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New Zealand: Abel Tasman National Park

…continuing on to the South Island.

Thursday, January 8th 2015

We woke up in our tent at 6am.  We immediately packed up and packed our hiking packs and drove into the Abel Tasman Center in the beach town of Marahau.  Once there we had breakfast of cold cereal, berries, and coffee while we waited until 8:30am for our orientation to begin for our adventure.  We met our instructor for the morning, Dale, who gave us a lot of instruction about our sea kayaks.  He walked us through how to pack it, how to board and unboard on shore, our vests and kayak skirts and the Abel Tasman area in general.  They drove us and the kayaks to the unloading beach and set us free after only 5 minutes practice on the water.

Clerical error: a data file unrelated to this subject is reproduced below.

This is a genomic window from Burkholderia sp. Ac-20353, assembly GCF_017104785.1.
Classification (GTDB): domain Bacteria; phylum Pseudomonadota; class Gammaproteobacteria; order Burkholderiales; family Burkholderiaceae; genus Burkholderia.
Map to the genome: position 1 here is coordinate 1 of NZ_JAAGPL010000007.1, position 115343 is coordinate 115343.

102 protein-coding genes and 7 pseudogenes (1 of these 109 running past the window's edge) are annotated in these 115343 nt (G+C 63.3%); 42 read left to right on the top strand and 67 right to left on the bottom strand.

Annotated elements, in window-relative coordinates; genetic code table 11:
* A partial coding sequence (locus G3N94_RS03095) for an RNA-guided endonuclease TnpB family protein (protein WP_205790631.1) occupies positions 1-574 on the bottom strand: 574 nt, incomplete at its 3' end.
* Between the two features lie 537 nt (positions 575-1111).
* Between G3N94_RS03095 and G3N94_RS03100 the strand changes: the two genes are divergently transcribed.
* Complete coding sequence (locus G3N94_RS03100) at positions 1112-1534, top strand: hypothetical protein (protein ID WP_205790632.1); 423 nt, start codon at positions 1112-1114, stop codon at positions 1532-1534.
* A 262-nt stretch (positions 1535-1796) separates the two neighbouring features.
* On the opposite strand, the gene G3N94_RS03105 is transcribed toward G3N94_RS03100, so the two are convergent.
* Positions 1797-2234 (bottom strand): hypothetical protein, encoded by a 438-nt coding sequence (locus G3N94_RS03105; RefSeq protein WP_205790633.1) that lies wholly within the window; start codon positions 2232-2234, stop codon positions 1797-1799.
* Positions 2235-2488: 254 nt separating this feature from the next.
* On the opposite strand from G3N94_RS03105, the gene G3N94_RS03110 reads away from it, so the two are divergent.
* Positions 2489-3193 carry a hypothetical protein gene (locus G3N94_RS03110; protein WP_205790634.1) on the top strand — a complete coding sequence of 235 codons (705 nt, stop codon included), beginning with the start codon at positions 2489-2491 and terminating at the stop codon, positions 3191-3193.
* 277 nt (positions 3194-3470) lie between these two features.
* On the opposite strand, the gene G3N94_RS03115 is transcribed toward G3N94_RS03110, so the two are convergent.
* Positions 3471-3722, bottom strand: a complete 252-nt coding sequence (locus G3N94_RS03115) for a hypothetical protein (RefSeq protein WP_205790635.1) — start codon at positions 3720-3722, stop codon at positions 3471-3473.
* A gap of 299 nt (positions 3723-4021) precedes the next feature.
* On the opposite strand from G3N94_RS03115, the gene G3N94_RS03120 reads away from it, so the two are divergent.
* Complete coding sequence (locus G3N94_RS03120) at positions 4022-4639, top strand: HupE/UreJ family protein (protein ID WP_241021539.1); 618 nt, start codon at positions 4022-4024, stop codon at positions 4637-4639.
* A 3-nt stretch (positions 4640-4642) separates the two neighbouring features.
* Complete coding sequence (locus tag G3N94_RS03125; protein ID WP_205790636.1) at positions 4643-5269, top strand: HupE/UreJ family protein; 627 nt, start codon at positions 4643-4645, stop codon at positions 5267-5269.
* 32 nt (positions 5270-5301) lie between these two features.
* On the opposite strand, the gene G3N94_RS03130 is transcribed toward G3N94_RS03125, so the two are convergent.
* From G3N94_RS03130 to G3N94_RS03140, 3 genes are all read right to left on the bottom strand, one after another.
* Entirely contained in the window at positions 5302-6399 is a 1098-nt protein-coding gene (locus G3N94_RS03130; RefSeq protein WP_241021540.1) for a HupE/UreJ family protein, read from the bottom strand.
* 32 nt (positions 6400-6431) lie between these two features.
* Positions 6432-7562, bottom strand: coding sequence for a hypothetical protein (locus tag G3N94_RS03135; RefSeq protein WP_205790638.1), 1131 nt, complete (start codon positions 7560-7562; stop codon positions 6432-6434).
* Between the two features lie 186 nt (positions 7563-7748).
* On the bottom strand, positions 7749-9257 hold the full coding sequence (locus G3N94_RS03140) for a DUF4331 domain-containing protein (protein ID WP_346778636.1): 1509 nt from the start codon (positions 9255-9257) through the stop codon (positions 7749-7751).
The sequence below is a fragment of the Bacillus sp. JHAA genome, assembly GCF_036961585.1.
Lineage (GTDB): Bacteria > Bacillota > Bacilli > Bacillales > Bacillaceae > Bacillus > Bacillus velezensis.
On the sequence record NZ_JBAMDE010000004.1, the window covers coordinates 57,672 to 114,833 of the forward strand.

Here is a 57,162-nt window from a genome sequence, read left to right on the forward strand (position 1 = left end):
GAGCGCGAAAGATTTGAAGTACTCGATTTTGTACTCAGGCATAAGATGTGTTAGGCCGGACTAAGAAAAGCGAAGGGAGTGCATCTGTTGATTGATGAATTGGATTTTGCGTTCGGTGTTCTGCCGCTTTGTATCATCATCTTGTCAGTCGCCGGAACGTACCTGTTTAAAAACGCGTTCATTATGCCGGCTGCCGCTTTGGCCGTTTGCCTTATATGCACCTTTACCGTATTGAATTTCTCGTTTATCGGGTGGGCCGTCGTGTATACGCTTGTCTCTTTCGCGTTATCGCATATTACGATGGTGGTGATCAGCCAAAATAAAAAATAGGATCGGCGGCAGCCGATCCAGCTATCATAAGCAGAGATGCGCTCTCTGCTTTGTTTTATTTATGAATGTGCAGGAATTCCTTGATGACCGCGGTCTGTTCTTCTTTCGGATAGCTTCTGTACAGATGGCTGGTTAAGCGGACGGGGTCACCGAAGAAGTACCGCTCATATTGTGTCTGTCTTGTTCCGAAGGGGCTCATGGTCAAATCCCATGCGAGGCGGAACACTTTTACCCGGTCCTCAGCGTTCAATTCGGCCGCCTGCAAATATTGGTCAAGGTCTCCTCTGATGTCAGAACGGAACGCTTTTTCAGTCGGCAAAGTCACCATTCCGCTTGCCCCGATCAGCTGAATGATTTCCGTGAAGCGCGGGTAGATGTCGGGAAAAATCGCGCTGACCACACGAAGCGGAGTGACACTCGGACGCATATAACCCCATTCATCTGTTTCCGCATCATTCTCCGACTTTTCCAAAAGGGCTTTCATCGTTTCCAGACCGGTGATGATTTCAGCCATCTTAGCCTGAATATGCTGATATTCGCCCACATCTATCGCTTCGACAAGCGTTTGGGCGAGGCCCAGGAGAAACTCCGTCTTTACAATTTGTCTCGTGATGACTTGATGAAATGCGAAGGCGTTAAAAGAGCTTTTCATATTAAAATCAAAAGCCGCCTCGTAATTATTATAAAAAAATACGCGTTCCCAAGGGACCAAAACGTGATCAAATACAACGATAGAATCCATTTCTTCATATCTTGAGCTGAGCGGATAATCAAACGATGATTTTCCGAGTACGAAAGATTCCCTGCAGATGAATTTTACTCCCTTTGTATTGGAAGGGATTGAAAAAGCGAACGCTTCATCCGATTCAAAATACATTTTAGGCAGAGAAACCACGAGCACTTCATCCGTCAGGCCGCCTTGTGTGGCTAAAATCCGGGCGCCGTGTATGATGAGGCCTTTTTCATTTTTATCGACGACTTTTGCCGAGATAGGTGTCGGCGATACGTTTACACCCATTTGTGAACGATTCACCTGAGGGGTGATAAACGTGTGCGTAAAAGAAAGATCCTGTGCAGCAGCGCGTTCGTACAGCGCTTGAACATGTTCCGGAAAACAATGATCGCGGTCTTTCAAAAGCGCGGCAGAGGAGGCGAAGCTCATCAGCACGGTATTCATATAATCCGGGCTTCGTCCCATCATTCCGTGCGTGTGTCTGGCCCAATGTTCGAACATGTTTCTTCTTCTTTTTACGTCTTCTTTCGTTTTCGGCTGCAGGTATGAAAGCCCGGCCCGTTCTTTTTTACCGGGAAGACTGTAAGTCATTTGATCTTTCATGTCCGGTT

The first bit of paddling was certainly no joke.  We had a fair amount of head wind and a good amount of swell.  At this time the weather was also quite cold and gray, which we were not expecting and not very keen on.  We made our way to Adele Island to take a bit of a break.  We then made our way to the next island where we caught sight of tons of seals on the rocks and jellyfish in the water.  We kayaked back inland to the Observation Beach, pulled ashore, and this was when the sun decided to come out and never disappeared for the entire rest of our stay in the National Park.  After a long rest and soaking up of the sun we got back in the kayak for the so-called Mad Mile (supposedly stronger winds and currents in a mile stretch) and then found our first reserved campsite in the bustling but peaceful Anchorage Bay.

Leg 1
Leg 1